Northwest berry Foundation

Management Detail

Earwig, European (common)

in Blackberries

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Latin name: Forficula auricularia


Reason for Concern:
1) Significant harvest contaminant, particularly if there is rain just prior to harvest or in wet harvest conditions.
2) Earwig feeding causes superficial leaf damage.

A 1/4” to 1 1/4” insect recognized by prominent forceps-like appendages at the tip of the abdomen. The body is reddish-brown to black, elongated and flat with short, leathery wings. Weak fliers, they crawl and emit a foul-smelling, yellow-brown liquid from their scent glands.

Life Cycle:
Egg to adult development is gradual and temperature dependent. Earwigs overwinter as pairs in cells in the soil. Females lay 2 broods: 20 to 50 small, white eggs in early spring with about 70 days incubation; the late spring brood requires about 20 incubation days. Immature earwigs are smaller than adults, grayish-brown, lack wings, and mature in 50 days.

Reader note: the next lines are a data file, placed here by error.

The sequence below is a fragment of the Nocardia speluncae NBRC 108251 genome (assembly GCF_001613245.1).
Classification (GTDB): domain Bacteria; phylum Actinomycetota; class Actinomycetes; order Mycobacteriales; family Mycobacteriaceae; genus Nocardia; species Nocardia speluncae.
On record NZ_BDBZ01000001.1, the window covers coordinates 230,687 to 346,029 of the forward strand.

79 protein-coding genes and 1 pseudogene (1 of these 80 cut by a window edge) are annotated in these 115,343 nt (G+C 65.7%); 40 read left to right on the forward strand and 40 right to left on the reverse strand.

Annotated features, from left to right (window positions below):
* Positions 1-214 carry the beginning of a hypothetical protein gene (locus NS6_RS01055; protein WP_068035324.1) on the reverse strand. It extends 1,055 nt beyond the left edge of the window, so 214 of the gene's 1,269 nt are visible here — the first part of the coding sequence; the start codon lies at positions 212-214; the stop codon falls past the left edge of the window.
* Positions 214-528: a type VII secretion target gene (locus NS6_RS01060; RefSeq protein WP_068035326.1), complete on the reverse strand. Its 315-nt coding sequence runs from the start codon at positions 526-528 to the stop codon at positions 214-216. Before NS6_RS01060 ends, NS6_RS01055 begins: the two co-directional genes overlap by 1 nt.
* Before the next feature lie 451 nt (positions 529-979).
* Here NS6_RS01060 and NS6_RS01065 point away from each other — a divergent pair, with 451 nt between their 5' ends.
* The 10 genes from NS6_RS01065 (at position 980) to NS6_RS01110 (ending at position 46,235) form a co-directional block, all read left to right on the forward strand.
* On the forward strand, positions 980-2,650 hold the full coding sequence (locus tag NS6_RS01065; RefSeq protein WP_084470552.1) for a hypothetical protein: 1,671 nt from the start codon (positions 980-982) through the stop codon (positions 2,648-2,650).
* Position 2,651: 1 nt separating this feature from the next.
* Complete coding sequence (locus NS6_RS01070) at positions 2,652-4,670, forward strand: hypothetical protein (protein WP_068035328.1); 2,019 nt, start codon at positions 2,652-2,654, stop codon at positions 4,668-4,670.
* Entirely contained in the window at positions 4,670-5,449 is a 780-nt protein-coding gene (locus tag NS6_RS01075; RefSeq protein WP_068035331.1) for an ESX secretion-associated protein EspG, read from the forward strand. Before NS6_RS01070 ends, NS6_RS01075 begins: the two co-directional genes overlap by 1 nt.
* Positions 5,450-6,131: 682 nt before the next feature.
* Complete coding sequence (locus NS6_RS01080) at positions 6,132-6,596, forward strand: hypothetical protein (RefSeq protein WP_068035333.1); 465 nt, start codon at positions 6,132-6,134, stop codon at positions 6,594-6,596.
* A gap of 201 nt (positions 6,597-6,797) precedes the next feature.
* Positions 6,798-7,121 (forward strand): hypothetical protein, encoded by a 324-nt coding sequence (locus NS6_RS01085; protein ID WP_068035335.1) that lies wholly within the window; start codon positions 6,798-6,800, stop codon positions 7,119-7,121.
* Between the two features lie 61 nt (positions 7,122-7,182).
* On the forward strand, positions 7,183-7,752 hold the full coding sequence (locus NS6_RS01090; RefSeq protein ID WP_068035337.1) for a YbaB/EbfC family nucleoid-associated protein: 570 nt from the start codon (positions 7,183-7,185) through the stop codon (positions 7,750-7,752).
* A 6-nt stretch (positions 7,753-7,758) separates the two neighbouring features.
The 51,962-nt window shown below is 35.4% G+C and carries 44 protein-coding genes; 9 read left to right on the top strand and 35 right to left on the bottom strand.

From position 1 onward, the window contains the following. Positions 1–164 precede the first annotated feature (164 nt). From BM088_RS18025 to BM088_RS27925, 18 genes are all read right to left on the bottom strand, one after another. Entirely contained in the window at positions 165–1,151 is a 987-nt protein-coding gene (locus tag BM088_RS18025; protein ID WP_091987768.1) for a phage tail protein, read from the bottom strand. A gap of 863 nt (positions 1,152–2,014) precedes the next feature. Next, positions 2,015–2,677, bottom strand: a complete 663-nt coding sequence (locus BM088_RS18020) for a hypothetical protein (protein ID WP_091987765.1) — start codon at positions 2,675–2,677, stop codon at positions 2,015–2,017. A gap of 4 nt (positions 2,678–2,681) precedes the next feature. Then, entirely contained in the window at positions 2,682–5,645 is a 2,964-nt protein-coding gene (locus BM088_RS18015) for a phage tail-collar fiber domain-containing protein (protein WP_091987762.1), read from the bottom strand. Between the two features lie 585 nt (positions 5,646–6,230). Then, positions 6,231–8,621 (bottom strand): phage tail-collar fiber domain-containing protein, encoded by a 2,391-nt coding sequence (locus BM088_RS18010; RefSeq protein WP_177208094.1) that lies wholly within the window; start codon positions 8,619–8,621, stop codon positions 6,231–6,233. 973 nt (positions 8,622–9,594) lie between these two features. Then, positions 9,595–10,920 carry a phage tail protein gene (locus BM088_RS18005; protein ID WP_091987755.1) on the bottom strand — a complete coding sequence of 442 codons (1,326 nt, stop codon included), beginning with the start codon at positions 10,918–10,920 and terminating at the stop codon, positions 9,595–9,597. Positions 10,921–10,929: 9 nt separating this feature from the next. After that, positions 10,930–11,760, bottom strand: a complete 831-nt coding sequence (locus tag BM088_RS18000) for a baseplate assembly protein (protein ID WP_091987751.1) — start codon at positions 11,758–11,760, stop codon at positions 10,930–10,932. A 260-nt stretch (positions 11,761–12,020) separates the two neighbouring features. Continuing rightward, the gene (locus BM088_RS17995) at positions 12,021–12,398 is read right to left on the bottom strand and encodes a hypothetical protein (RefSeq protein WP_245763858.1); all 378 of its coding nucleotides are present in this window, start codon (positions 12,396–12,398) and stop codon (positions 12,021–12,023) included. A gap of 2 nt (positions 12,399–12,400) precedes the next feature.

• Before harvest, sample field with a beating tray to determine size of earwig population.
  • Earwig feeding damage on leaves is not economic but can be used for monitoring for their presence.
  • Due to their mobility, controlling earwigs is difficult even with broad-spectrum insecticides.
  • Workers on the harvesters need to be well trained to communicate presence of earwigs and remove them as they come across the belt.
  • Earwigs are more likely to be contaminant pests during night harvest.
  • Train and equip harvester workers to collect specimens that come across belt and note location of excessive numbers.

Cultural Controls:

  • Keep row clean of weeds.


For information about chemical controls, check with our Pesticide Guide.


photo by A. Antonelli

Earwig, eggs and nymph - photo by K. Gray

photo by T. Peerbolt

photo by T. Peerbolt

photo by T. Peerbolt


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Northwest Berry Foundation

Northwest Berry Foundation

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